Corresponding Author:
J. Ali
Department of Pharmaceutics, Faculty of Pharmacy, Jamia Hamdard, Hamdard Nagar, New Delhi - 110 062, India.
Date of Submission 22 March 2006
Date of Revision 2 December 2006
Date of Acceptance 12 May 2007
Indian J. Pharm. Sci., 2007, 69 (3): 360-364  


In the present study a hydrodynamically balanced system of celiprolol hydrochloride was developed as single unit floating capsule. Various grades of low density polymers were used for formulation of this system. They were prepared by physical blending of celiprolol hydrochloride and the polymer in varying ratios. The formulation was optimized on the basis of in vitro buoyancy and in vitro release in citrate phosphate buffer at pH 3.0. Effect of various release modifiers was studied to ensure the delivery of drug from the hydrodynamically balanced system capsule over a period of 12 h. Capsule prepared with HPMC K4 M and liquid paraffin gave the best in vitro percentage release and was taken as optimized formulation. By fitting the data in zero order, first order and Higuchi model it could be concluded that the release followed zero order release, as the correlation coefficient was higher for zero order release. It could be concluded from R 2 value for Higuchi model and K-Peppas model that drug release followed fickian diffusion mechanism.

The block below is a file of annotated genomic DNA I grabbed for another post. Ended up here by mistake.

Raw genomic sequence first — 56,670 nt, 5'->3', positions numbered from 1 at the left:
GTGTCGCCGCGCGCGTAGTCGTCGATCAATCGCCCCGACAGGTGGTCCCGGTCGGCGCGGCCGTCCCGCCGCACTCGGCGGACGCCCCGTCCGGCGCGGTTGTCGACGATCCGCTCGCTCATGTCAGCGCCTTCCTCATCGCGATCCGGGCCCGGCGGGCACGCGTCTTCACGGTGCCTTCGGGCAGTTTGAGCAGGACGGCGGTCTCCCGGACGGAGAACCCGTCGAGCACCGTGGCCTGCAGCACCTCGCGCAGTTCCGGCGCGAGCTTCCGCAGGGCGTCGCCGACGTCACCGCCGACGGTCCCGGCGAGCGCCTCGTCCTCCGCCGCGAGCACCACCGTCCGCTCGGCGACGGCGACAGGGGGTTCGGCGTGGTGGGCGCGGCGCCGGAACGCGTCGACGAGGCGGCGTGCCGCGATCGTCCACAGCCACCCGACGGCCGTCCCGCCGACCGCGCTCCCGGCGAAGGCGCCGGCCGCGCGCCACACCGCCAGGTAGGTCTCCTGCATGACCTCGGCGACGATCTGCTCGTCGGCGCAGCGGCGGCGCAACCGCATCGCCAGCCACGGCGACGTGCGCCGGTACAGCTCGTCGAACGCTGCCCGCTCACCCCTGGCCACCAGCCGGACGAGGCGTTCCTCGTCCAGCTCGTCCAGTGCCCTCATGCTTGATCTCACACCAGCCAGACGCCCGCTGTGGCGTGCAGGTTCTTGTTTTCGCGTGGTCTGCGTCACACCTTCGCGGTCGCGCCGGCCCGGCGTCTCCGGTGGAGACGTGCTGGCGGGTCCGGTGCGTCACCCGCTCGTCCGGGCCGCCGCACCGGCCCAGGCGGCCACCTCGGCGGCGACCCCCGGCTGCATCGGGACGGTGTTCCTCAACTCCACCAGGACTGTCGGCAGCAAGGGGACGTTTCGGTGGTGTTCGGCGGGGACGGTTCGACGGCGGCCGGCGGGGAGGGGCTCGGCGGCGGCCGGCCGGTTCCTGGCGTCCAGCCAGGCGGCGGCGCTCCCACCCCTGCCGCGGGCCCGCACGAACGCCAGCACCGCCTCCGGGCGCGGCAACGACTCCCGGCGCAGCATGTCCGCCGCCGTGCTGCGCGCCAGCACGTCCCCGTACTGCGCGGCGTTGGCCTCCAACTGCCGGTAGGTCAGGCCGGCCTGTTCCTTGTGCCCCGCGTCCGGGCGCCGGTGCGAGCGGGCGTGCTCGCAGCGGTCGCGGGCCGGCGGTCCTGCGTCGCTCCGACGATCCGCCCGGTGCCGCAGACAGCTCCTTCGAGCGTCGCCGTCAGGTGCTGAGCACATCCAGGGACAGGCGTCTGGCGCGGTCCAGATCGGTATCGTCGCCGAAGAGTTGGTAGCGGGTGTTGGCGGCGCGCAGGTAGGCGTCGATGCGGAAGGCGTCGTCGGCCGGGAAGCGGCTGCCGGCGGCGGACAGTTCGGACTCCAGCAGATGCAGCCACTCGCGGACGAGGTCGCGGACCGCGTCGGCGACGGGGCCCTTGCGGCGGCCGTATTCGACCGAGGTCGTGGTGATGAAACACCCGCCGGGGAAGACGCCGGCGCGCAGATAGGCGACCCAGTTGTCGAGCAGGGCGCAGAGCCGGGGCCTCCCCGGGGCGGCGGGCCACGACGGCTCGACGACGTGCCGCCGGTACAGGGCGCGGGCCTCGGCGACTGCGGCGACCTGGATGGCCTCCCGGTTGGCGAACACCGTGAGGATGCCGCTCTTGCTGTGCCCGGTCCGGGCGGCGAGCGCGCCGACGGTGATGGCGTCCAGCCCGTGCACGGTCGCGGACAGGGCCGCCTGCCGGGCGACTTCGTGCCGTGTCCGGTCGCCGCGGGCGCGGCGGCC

Hydrodynamically balanced system, celiprolol hydrochloride, in vitro buoyancy studies, stability studies.